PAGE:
(This article belongs to the Special Issue Remote Sensing of Landslides II)
Show Figures

Graphical abstract

Open AccessArticle
Characterization of the Kinematics of Three Bears Landslide in Northern California Using L-band InSAR Observations
Remote Sens. 2019, 11(23), 2726; https://doi.org/10.3390/rs11232726 - 20 Nov 2019
Abstract
High-precision monitoring of landslides is essential for understanding their kinematics and reducing landslide induced damage. The spatiotemporal deformation variations of the Three Bears landslide in northern California have not been systematically monitored and interpreted. In this study, we applied advanced time-series InSAR analysis [...] Read more.
High-precision monitoring of landslides is essential for understanding their kinematics and reducing landslide induced damage. The spatiotemporal deformation variations of the Three Bears landslide in northern California have not been systematically monitored and interpreted. In this study, we applied advanced time-series InSAR analysis methods to characterize the kinematics of the landslide covering two periods (2007–2011 and 2015–2017) with multi-track synthetic aperture radar (SAR) images acquired from L-band ALOS PALSAR-1/2 satellites. Our results show that the Three Bears landslide has been moving consistently, with the Line of Sight (LOS) deformation rate exceeding 300 mm/yr from 2007 to 2011 and around 250 mm/yr from 2015 to 2017. The east–west and vertical deformation components were inverted by integrating ascending and descending ALOS PALSAR-2 interferograms during the 2015–2017 period, indicating that the landslide was dominated by eastward movement and in a continuous deformation stage. Down-slope landslide motions observed from adjacent satellite tracks with slightly different radar look vectors were used to verify the accuracy of InSAR-derived results. Comparison between linearly detrended InSAR displacements and precipitation records indicate that the landslide tends to accelerate during the wet seasons. The results could allow us to better understand the kinematics of the landslide and provide significant evidence for evaluating the potential for catastrophic failure and the threat posed by such failure to human life and property. Combined with a proper geotechnical/geomechanical model, the results would also facilitate the design and implementation of mitigation measures. Full article
(This article belongs to the Special Issue Remote Sensing of Landslides II)
Show Figures

Graphical abstract

Open AccessArticle
Characterizing Seasonally Rainfall-Driven Movement of a Translational Landslide using SAR Imagery and SMAP Soil Moisture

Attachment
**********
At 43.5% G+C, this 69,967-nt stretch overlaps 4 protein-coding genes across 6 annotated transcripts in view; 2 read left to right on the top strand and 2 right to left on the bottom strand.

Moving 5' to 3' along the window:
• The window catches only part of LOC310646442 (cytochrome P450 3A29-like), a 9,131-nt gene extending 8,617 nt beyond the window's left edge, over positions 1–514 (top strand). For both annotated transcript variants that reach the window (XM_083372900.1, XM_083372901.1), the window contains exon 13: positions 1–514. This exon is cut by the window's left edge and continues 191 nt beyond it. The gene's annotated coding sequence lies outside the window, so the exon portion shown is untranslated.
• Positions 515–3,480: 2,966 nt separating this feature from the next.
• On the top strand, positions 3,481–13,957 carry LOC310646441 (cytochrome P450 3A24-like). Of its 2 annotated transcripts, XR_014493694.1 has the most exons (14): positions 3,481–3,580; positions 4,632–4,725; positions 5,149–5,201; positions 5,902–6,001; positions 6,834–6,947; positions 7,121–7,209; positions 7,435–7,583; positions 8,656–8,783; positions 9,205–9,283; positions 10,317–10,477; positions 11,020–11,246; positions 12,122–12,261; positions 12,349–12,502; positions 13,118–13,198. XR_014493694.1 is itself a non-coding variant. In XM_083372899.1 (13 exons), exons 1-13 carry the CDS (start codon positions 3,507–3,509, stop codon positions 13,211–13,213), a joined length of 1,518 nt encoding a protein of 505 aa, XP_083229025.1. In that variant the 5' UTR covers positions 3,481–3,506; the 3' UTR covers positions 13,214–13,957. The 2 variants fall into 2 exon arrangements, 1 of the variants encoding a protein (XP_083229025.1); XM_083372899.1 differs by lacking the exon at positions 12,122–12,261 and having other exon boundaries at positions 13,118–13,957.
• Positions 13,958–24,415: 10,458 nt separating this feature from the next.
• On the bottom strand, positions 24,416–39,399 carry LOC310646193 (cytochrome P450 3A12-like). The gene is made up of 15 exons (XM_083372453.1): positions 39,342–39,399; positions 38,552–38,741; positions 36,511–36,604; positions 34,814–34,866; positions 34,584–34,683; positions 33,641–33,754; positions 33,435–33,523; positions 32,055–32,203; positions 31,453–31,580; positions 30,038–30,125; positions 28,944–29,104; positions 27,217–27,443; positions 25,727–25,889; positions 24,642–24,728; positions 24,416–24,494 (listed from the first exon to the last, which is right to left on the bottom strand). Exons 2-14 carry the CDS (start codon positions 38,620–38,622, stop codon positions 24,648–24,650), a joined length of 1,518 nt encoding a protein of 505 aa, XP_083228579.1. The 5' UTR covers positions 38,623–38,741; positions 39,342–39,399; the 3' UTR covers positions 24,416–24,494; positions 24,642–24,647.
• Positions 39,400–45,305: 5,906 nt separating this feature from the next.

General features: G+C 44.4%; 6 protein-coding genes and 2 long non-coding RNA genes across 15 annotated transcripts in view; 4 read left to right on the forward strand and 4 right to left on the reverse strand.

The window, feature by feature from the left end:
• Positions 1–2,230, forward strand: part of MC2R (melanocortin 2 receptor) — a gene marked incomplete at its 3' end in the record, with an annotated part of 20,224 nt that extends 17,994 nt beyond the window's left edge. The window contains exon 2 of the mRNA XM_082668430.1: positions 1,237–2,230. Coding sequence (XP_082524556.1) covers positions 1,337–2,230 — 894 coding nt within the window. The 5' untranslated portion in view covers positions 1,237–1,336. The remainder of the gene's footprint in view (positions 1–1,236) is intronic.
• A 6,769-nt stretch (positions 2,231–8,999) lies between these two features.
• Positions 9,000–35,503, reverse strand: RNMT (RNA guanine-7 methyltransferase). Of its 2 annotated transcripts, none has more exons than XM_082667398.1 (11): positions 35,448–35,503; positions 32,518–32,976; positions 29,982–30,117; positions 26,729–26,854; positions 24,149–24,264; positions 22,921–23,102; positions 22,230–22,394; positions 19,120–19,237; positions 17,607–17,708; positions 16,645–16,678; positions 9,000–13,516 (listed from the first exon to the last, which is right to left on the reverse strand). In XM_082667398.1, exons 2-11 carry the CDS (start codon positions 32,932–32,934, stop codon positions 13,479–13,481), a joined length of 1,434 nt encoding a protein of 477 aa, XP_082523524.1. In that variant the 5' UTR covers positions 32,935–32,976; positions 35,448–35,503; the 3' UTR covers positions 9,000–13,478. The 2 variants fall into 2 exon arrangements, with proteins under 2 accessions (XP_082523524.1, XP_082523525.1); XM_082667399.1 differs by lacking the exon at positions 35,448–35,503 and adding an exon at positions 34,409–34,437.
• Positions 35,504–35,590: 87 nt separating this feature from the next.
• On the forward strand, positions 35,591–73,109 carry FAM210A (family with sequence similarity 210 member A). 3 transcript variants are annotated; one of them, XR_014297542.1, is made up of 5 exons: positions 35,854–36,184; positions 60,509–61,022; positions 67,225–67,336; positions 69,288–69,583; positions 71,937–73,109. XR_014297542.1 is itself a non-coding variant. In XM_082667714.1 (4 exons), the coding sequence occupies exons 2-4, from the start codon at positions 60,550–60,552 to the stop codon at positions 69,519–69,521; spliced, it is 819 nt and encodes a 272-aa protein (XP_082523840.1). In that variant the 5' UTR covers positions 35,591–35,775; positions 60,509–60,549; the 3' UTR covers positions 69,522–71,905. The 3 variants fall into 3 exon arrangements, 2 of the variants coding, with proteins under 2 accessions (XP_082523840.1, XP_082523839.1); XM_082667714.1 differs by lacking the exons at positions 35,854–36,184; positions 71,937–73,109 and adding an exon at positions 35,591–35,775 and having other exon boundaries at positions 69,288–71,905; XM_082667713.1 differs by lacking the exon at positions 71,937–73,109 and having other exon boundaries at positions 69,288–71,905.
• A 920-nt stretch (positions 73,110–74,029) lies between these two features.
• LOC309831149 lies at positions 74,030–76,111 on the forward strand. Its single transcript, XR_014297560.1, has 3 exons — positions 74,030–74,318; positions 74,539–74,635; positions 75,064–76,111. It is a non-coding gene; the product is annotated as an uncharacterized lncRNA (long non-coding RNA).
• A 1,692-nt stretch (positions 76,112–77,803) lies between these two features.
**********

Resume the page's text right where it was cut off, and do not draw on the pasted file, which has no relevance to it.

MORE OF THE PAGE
Remote Sens. 2019, 11(20), 2347; https://doi.org/10.3390/rs11202347 - 10 Oct 2019
Cited by 3
Abstract
Precipitation infiltrates into basal shearing zones, triggering seasonal landslide motion by increasing pore-pressure and reducing shear resistance. This process is jointly controlled by basal depth, rainfall intensity, soil moisture, and hydraulic conductivity/diffusivity. Using interferometric synthetic aperture radar (InSAR), we detected and mapped a [...] Read more.
Precipitation infiltrates into basal shearing zones, triggering seasonal landslide motion by increasing pore-pressure and reducing shear resistance. This process is jointly controlled by basal depth, rainfall intensity, soil moisture, and hydraulic conductivity/diffusivity. Using interferometric synthetic aperture radar (InSAR), we detected and mapped a slow-moving slide in the southwestern Oregon. Its basal depths are estimated using InSAR-derived surface velocity fields based on the mass conservation approach by assuming a power-law rheology. The estimated maximum thickness over the central region of the landslide is 6.9 ± 2.6 m. This result is further confirmed by an independent limit equilibrium analysis that solely relies on soil mechanical properties. By incorporating satellites-captured time lags of 27–49 days between the onset of wet seasons and the initiation of landslide motions, the averaged characteristic hydraulic conductivity and diffusivity of the landslide material is estimated as 1.2 × 10−5 m/s and 1.9 × 10−4 m2/s, respectively. Our investigation layouts a framework for using InSAR and satellite-sensed soil moisture to infer landslide basal geometry and estimate corresponding hydraulic parameters. Full article
(This article belongs to the Special Issue Remote Sensing of Landslides II)
Show Figures

Figure 1

Open AccessArticle
A Synergetic Analysis of Sentinel-1 and -2 for Mapping Historical Landslides Using Object-Oriented Random Forest in the Hyrcanian Forests
Remote Sens. 2019, 11(19), 2300; https://doi.org/10.3390/rs11192300 - 02 Oct 2019
Cited by 6
Abstract
Despite increasing efforts in the mapping of landslides using Sentinel-1 and -2, research on their combination for discerning historical landslides in forest areas is still lacking, particularly using object-oriented machine learning approaches. This study was accomplished to test the efficiency of Sentinel-derived features [...] Read more.